We’re getting rather excited about the opening of our new Museum gallery Nature’s Library at the end of this month.
In preparation we thought we’d knock up some fossil cookies, as seen on Martha Stewart’s website using the new plastic bug collection in our shop. Unlike the bugs themselves, our results were delicious.
The Quetzalcoatlus isn’t technically a dinosaur; it was an ancient flying reptile belonging to the order Pterosauria the most famous of which was the Pterodactyl. This does not make the coin any less awesome.
The $30 coins are strictly limited edition, but well worth a trip to Canada.
This dinosaur skeleton LEGO set is up for support on the LEGO CUUSO website where if it reaches 10,000 supporters LEGO will review the sets for manufacture.
The Shop Elves are so excited by the prospect of building their own LEGO dinosaur they may just combust before the target is reached…
A new species of spider that builds decoys of larger spiders to scare away potential predators may have been discovered in the Peruvian Amazon, according to science educator and biologist Phil Torres in a recent interview with Wired.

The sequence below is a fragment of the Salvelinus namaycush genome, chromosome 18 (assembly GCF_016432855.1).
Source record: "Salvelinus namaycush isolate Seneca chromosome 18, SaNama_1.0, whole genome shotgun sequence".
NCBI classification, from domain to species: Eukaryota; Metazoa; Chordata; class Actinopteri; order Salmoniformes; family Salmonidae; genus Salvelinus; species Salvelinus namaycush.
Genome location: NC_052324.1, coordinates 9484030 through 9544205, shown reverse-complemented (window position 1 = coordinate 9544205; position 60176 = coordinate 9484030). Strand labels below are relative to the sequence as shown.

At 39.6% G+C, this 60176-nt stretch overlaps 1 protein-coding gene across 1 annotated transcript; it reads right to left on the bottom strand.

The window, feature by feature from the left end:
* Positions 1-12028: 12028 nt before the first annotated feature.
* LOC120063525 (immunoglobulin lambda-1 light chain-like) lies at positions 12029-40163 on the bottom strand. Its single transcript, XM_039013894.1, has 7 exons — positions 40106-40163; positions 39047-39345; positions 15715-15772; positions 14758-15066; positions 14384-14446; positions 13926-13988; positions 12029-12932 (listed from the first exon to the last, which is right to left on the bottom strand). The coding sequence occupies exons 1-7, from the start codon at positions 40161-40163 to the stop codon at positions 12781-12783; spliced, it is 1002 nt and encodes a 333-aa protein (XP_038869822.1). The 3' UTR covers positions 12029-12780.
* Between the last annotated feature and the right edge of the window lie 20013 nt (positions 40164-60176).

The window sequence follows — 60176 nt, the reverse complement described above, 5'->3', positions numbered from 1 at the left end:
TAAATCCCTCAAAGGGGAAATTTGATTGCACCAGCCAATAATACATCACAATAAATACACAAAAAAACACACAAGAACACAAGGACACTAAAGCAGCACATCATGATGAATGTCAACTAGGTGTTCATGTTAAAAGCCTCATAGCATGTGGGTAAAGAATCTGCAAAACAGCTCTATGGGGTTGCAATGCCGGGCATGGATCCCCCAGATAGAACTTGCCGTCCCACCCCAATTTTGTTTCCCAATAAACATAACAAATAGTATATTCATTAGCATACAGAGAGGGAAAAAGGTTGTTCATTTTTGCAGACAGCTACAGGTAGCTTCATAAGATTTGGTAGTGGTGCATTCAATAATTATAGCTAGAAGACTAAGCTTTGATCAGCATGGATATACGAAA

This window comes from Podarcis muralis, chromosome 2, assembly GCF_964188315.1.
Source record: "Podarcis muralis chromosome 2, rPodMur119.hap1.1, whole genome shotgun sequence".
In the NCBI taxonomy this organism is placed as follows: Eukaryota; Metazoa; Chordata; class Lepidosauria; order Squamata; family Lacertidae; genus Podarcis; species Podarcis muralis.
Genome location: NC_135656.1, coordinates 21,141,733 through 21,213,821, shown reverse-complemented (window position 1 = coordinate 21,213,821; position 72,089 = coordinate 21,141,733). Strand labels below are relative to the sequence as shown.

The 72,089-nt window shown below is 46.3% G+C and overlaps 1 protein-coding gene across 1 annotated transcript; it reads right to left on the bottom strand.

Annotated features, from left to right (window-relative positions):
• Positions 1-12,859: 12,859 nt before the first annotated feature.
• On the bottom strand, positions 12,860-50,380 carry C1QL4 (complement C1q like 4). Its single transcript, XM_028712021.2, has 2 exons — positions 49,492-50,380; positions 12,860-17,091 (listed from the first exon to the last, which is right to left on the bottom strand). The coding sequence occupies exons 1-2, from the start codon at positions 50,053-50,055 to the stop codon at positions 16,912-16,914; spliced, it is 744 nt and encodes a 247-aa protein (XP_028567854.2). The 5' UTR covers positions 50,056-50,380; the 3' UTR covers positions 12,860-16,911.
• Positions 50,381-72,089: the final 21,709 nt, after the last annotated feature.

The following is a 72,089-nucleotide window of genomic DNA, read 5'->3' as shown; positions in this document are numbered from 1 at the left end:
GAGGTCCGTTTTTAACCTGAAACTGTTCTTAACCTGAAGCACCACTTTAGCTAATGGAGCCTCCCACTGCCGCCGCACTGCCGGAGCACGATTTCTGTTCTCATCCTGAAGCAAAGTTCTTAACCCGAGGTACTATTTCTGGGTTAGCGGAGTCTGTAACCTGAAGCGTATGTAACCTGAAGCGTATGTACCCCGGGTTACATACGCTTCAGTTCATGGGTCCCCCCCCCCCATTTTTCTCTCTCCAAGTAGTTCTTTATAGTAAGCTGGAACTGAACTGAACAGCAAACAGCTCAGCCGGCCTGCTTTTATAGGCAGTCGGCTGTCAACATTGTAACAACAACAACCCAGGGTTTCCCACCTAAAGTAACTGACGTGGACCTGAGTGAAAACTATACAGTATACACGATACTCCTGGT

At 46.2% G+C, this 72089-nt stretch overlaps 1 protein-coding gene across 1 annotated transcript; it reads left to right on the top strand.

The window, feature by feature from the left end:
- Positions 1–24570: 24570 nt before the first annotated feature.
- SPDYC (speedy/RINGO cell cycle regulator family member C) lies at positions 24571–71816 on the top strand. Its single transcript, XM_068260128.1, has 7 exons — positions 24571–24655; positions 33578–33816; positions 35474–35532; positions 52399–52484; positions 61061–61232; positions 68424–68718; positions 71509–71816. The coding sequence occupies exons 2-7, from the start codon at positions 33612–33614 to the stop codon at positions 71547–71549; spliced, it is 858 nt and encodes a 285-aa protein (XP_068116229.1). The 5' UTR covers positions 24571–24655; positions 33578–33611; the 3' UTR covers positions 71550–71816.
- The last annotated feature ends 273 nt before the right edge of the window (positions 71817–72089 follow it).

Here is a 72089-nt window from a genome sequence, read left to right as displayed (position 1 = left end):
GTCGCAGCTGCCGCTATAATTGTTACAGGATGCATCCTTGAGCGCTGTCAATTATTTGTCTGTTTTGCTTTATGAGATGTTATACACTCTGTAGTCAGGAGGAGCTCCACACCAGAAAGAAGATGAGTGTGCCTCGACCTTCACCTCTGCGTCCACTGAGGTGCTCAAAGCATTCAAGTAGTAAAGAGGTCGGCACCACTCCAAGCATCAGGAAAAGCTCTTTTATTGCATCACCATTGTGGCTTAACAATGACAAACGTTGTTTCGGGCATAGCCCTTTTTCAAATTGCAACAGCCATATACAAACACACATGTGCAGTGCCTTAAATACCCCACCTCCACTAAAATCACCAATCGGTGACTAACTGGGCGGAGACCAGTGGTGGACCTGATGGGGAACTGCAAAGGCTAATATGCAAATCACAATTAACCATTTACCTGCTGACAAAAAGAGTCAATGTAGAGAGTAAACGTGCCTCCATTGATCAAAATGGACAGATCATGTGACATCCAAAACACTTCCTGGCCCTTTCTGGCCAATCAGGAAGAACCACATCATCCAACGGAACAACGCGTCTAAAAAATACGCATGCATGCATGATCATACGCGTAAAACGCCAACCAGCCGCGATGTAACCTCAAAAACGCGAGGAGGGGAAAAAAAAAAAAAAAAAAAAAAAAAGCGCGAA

We don’t like spiders at the best of times; clever spiders are the stuff of our nightmares…
The Horsehead Nebula, located approximately 1,300 to 1,500 lightyears from Earth in the constellation of Orion, is making buzz in the space news circuit after researchers at the Institute for Millimetric Radio Astronomy detected an unusually dense presence of hydrocarbon molecule C3H+—one of the smallest molecules that compose petroleum and natural gas—estimated to be 200 times more than the total amount of water on Earth.
It’s a trove of over stuffed big cats, over stretched wolves and badly positioned small mammals. Our favourite might be a gruesome lions feeing scene with plenty of red paint splashed about in direct contrast to the random domesticated rabbit in the background.
Ever wanted to know how animals go from a dead body to a clean museum-ready specimen?
This video from the University of Michigan traces the creation of a bat skeleton, from a fleshy dead bat in a jar, to a neat, little set of bones in a display case. It’s painstaking (and rather squishy) work.
Now, these images have been animated, and the result is both beautiful and wonderfully disturbing.
Hominid is an animated teaser based on the Hominid series of photo composites by Brian Andrews. The series has been exhibited internationally, including at SIGGRAPH, in the Hong Kong Exhibition Center, and at numerous galleries. This animated teaser was produced at Ex’pression College for Digital Arts. Be on the lookout for future Hominid animations.
Please contact the Shop for more details on 0161 2752642